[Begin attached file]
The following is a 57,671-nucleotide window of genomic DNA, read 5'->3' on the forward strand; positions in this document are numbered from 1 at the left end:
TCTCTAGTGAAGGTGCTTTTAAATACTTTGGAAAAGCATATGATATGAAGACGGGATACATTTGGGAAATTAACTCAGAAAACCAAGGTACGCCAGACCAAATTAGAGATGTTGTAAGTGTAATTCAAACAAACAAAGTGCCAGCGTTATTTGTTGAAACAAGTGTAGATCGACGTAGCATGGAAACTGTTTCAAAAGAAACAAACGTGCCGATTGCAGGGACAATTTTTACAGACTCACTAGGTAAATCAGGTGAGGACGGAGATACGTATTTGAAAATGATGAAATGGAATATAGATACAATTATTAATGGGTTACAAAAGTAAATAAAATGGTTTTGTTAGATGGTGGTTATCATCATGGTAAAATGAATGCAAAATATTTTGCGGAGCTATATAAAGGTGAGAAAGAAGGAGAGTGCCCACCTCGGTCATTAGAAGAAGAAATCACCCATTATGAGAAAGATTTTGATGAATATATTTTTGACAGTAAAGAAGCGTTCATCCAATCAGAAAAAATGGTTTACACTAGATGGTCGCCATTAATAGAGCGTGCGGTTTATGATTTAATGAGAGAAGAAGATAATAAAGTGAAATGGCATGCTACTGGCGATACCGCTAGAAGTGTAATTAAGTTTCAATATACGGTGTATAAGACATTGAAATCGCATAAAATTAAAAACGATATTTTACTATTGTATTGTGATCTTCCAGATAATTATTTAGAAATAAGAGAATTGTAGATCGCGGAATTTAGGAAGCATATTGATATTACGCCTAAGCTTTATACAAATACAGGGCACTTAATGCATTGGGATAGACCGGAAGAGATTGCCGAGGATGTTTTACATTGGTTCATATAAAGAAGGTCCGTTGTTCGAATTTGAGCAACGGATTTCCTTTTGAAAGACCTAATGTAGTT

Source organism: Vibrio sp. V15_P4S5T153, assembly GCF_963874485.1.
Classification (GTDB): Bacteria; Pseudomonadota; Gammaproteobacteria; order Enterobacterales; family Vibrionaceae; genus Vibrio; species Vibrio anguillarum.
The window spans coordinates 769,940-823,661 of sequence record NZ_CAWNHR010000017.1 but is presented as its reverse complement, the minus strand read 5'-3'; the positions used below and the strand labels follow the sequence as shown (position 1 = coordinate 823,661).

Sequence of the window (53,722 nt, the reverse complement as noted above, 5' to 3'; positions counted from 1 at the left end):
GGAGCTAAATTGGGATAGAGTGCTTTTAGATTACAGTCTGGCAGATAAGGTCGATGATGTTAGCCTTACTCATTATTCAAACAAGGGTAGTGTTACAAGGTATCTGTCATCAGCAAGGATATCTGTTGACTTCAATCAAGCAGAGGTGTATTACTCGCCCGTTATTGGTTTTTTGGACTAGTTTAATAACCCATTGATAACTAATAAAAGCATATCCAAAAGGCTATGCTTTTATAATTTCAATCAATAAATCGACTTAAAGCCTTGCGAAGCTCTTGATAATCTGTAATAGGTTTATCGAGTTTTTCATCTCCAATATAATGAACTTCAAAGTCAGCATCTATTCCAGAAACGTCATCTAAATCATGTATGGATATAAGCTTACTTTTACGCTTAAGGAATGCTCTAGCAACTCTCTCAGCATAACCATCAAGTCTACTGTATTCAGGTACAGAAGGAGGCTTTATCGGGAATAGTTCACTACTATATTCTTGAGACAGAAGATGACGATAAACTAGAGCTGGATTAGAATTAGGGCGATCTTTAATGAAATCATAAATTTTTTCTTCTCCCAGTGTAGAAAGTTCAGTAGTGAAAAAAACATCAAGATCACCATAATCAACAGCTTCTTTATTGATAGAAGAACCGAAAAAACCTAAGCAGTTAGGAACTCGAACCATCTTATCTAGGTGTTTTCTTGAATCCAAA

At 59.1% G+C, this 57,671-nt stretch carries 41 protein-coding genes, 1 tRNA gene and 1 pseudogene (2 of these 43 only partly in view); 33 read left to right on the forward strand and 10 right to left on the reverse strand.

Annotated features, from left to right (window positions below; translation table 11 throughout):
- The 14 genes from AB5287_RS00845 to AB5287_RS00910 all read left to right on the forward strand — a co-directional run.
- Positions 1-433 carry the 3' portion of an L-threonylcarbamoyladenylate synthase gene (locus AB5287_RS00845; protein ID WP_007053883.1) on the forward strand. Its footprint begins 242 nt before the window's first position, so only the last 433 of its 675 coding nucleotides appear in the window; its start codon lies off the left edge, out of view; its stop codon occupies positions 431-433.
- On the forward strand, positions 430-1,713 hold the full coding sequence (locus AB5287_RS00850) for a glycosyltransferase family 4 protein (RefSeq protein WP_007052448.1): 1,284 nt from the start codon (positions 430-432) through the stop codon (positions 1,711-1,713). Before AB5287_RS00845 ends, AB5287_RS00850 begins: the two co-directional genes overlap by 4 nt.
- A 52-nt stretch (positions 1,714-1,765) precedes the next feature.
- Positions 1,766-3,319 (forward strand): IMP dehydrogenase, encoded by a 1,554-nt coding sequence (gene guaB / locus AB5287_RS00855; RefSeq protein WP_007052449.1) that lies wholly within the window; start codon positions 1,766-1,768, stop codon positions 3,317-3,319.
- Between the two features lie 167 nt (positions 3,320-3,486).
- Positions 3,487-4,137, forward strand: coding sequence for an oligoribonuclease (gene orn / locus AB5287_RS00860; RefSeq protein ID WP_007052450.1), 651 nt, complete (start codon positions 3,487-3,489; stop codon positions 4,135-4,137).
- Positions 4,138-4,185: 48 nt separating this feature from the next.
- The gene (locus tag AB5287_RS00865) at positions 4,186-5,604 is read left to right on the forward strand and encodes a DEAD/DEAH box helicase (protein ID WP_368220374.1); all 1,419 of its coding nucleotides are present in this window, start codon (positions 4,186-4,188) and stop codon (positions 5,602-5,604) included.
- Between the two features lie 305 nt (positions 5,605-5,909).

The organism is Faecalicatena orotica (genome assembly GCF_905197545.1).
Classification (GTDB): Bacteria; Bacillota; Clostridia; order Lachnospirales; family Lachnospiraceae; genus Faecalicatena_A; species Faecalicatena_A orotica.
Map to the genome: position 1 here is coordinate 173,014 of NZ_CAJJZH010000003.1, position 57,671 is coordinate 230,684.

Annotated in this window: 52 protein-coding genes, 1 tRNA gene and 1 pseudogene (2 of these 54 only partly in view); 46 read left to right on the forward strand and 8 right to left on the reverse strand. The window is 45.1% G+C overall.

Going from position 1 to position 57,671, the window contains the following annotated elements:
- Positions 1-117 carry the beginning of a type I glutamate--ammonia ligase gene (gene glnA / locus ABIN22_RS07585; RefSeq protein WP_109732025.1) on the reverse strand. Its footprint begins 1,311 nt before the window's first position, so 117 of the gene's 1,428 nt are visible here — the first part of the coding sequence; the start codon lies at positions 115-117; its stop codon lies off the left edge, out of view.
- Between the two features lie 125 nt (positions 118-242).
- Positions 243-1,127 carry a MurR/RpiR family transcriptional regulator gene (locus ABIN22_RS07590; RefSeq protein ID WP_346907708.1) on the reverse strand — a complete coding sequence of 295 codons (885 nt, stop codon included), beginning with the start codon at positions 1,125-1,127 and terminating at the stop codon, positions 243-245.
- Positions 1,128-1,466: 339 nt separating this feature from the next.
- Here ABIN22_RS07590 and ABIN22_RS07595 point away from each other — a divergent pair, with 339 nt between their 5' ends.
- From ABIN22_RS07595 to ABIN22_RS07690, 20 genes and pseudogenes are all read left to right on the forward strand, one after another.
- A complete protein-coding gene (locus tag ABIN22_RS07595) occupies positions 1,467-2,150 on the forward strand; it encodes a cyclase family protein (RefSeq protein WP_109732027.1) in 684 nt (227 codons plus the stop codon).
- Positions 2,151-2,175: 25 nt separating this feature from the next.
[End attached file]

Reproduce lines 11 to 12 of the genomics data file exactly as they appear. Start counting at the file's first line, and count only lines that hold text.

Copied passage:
- Positions 1-433 carry the 3' portion of an L-threonylcarbamoyladenylate synthase gene (locus AB5287_RS00845; protein ID WP_007053883.1) on the forward strand. Its footprint begins 242 nt before the window's first position, so only the last 433 of its 675 coding nucleotides appear in the window; its start codon lies off the left edge, out of view; its stop codon occupies positions 431-433.
- On the forward strand, positions 430-1,713 hold the full coding sequence (locus AB5287_RS00850) for a glycosyltransferase family 4 protein (RefSeq protein WP_007052448.1): 1,284 nt from the start codon (positions 430-432) through the stop codon (positions 1,711-1,713). Before AB5287_RS00845 ends, AB5287_RS00850 begins: the two co-directional genes overlap by 4 nt.